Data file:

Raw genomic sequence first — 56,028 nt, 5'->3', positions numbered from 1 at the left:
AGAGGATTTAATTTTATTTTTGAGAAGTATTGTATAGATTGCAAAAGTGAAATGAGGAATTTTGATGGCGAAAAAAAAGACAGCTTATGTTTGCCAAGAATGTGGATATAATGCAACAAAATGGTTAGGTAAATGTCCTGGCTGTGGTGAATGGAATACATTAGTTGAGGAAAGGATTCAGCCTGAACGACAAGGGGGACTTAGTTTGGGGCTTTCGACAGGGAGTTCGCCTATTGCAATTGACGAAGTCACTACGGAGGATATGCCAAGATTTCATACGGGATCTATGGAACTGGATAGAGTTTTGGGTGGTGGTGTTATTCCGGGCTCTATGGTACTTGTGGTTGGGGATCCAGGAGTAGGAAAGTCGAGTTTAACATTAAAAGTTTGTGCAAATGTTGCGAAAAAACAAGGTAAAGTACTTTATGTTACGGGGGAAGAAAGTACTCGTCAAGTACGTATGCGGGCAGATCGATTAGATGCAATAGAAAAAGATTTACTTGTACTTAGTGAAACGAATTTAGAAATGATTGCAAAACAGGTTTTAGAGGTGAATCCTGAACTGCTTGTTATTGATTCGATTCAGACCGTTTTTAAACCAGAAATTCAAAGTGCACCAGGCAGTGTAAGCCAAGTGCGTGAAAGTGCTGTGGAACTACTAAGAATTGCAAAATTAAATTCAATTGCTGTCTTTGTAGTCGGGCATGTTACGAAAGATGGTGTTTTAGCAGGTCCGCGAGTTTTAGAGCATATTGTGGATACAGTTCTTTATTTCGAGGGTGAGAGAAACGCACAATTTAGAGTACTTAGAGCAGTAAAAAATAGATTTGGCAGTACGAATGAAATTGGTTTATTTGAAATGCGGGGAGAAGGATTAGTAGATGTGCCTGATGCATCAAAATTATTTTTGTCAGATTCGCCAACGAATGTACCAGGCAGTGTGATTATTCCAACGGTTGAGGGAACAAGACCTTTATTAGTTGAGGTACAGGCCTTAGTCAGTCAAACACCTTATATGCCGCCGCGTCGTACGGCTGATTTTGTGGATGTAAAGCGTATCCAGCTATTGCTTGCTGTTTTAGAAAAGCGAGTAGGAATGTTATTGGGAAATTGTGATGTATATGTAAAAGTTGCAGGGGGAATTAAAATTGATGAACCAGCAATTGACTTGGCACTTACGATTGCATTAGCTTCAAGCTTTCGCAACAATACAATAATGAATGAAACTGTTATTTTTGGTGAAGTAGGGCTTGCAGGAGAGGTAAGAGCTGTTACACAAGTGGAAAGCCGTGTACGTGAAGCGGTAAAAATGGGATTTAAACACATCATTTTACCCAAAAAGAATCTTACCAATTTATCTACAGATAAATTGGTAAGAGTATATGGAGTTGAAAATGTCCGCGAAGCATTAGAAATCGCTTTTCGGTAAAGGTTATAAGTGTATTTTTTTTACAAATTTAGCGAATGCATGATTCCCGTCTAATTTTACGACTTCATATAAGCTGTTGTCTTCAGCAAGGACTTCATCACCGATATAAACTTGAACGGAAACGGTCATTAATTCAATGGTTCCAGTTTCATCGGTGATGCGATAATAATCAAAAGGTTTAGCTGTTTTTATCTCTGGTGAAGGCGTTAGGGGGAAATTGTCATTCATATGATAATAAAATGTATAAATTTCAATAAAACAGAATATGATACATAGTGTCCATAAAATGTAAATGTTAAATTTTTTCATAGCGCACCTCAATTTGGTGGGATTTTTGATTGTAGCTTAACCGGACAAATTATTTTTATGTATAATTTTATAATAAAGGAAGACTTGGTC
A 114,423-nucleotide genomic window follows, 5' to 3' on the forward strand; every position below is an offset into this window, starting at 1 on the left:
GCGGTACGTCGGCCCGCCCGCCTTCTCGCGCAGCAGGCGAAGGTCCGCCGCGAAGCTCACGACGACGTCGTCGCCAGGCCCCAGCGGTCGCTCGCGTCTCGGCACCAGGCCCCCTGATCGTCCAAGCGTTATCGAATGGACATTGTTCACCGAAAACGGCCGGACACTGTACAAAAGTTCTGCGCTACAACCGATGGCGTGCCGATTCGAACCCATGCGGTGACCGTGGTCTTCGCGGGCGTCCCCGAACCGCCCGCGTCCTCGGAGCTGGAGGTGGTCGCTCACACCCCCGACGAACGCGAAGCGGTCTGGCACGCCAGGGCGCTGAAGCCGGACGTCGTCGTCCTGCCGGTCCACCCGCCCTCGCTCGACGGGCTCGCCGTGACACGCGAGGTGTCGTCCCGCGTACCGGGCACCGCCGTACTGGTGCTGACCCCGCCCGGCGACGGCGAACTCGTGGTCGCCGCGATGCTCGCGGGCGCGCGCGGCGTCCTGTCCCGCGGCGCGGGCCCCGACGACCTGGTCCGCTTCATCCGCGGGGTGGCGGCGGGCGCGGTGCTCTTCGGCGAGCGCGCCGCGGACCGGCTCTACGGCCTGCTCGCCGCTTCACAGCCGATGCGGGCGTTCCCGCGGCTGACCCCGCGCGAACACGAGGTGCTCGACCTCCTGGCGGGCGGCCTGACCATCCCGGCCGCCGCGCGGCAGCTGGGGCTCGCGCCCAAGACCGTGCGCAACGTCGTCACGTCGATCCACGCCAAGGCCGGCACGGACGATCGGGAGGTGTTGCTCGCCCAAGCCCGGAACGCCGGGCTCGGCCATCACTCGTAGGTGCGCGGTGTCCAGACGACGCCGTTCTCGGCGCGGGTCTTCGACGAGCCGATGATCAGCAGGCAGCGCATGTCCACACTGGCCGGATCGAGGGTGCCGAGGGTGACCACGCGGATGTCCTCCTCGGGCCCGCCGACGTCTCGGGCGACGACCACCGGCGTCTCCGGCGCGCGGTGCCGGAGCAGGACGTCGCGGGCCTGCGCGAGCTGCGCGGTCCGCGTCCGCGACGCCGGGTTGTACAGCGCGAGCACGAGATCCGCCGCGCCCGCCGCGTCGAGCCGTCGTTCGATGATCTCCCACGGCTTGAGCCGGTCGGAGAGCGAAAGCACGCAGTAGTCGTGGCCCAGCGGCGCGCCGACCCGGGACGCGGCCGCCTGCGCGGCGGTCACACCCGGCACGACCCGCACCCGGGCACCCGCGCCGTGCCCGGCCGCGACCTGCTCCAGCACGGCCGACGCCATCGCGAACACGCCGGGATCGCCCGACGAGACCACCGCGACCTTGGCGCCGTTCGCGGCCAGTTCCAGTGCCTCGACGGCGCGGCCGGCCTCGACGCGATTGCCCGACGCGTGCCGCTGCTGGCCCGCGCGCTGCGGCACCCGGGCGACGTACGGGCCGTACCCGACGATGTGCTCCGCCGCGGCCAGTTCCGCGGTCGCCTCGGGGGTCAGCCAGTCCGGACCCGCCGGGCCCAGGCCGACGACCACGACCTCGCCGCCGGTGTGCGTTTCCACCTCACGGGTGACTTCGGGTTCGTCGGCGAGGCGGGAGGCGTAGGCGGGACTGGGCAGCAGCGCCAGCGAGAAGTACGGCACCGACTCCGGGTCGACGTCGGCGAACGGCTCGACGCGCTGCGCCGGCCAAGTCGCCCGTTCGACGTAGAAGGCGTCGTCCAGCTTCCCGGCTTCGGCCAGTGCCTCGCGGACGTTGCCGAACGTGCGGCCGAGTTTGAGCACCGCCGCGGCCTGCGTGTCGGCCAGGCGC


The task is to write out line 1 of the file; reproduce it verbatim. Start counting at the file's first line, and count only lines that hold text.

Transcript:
Raw genomic sequence first — 56,028 nt, 5'->3', positions numbered from 1 at the left: